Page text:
The Seattle City Council’s Budget Committee on Aug. 5 approved cutting millions in funding to the Seattle Police Department, but rejected a pair of proposals that would have slashed $75 million from the department’s budget.
Council members approved an amendment to dismantle the 14-member Navigation Team, a group that works to connect homeless people to housing and other resources. In a 5–4 vote, they also approved defunding the team altogether, cutting $2.9 million and redirecting some of it to homeless services outside the department.
The vote was to “disband” the team, Councilwoman Tammy Morales said during the committee hearing.
“This would allow us to give hope to so many of our neighbors who lost faith in a city that has used public dollars to repeatedly mistreat and push people out of sites,” said Morales, a Democrat, referring to homeless people as “unhoused people.”
Councilwoman Kshama Sawant said the team was “euphemistically named.”
The sweeps of homeless encampments the team carries out are “inhumane and ineffective,” she said. “They just move people from one corner to the next, and they do nothing to increase available shelter space or affordable housing.”
In a statement to the Seattle Times, Mayor Jenny Durkan’s office said the Democrat opposes the cut.
Durkan “is concerned that the council has voted to eliminate this entire unit without a plan to bridge the gap with outreach services to address the impacts of unmanaged encampments,” the statement reads.
Mike Stewart, executive director of the Ballard Alliance of businesses, told the paper in an email that cutting the team was “irresponsible,” pointing to a hepatitis A outbreak in an encampment in Ballard Commons Park earlier this year that was removed by the team.
“If not for the Navigation Team, the consequences for both sheltered and unsheltered residents of North Seattle would have been dire,” he said.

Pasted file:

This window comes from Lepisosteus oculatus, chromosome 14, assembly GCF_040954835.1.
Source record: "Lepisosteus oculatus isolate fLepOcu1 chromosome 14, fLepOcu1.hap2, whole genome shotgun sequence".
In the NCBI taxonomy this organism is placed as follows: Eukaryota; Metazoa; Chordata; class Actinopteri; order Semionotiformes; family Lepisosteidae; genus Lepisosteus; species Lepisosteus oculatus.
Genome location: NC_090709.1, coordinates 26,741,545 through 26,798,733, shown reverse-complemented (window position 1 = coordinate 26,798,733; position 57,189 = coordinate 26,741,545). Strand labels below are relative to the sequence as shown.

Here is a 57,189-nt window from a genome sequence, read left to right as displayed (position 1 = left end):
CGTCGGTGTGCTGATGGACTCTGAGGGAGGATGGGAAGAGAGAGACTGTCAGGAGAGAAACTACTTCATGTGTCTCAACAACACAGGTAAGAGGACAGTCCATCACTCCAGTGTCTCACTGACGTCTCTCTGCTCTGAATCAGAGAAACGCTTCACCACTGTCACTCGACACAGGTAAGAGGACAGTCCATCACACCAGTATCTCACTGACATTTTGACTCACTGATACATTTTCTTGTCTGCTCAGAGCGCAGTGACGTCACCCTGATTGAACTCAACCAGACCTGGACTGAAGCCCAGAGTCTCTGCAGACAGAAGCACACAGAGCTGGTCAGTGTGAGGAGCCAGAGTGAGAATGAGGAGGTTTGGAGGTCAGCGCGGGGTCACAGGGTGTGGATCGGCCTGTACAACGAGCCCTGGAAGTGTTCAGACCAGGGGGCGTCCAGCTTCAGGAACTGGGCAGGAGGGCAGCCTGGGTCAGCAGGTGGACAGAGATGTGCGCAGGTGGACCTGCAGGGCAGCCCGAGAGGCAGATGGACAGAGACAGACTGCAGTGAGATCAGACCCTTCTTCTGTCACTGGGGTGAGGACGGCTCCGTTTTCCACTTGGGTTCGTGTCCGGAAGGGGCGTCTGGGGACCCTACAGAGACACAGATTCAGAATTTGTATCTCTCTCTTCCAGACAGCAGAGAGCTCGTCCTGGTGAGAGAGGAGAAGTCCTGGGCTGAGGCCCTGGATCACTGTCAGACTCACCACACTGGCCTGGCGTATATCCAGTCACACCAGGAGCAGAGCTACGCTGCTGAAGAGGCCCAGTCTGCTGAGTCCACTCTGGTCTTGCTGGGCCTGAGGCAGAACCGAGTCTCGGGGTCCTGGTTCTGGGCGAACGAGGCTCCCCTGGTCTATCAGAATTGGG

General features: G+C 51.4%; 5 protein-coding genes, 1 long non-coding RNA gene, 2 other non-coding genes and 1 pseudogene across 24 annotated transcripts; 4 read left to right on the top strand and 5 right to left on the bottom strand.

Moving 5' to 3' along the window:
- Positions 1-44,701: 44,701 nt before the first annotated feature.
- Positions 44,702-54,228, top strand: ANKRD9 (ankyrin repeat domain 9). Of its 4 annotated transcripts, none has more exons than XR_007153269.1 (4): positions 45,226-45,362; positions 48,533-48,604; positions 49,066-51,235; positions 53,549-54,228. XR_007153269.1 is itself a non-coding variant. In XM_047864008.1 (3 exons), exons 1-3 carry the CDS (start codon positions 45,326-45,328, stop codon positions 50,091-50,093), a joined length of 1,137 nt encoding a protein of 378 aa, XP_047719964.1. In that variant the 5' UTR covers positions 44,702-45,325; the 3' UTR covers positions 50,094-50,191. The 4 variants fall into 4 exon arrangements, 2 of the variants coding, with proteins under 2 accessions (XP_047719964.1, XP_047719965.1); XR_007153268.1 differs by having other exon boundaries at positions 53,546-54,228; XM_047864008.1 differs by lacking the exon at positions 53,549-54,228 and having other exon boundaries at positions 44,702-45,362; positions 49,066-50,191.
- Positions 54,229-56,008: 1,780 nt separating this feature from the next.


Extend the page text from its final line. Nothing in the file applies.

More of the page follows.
Council members adopted another amendment that limits the pay of top-level police staff. The measure will cut funding to the department by $500,000, according to Sawant, a socialist. Other approved amendments included redirecting $36,000 from the department’s implicit bias training budget and $800,000 from the department’s recruitment and retention efforts.
In all, the budget committee approved a reduction in the size of the police force of dozens of officers. The department currently has approximately 14,000 officers.
But they rejected two proposals from the councilwoman that would have slashed the police department’s funding by 50 percent.
Despite a majority of the council committing last month to defunding the department by 50 percent, every member voted no on the proposal except for Council President M. Lorena González, who abstained. No one seconded the other amendment, which meant there was no vote on it.
Sawant blasted her colleagues in a statement after the meeting.
“Our movement has every right to be disappointed and angry at the Democratic Party majority on the City Council for falling so dramatically short of the promises they made just last month to honor the community demand to defund SPD by 50 percent,” she wrote.
Some council members are already eyeing next year’s police budget for deep cuts. Councilwoman Teresa Mosqueda, a Democrat, told KOMO News that she projects the department could be defunded by 41 to 42 percent in 2021.
In an email to supporters, the Seattle Police Officers Guild, a police union, said, “City Council Rejects Key Proposals!”
“We’re making an impact but the fight is not over! We need everyone’s full support now more than ever,” the guild said.
People were encouraged to sign a petition against defunding police that’s received over 125,000 signatures, and attend a rally on Aug. 9 at Seattle’s City Hall.
The council’s Budget Committee met last week to formally introduce a series of proposals for cutting funding to the police. The total of the cuts approved on Aug. 5 isn’t clear. A final vote on spending is scheduled for Aug. 10.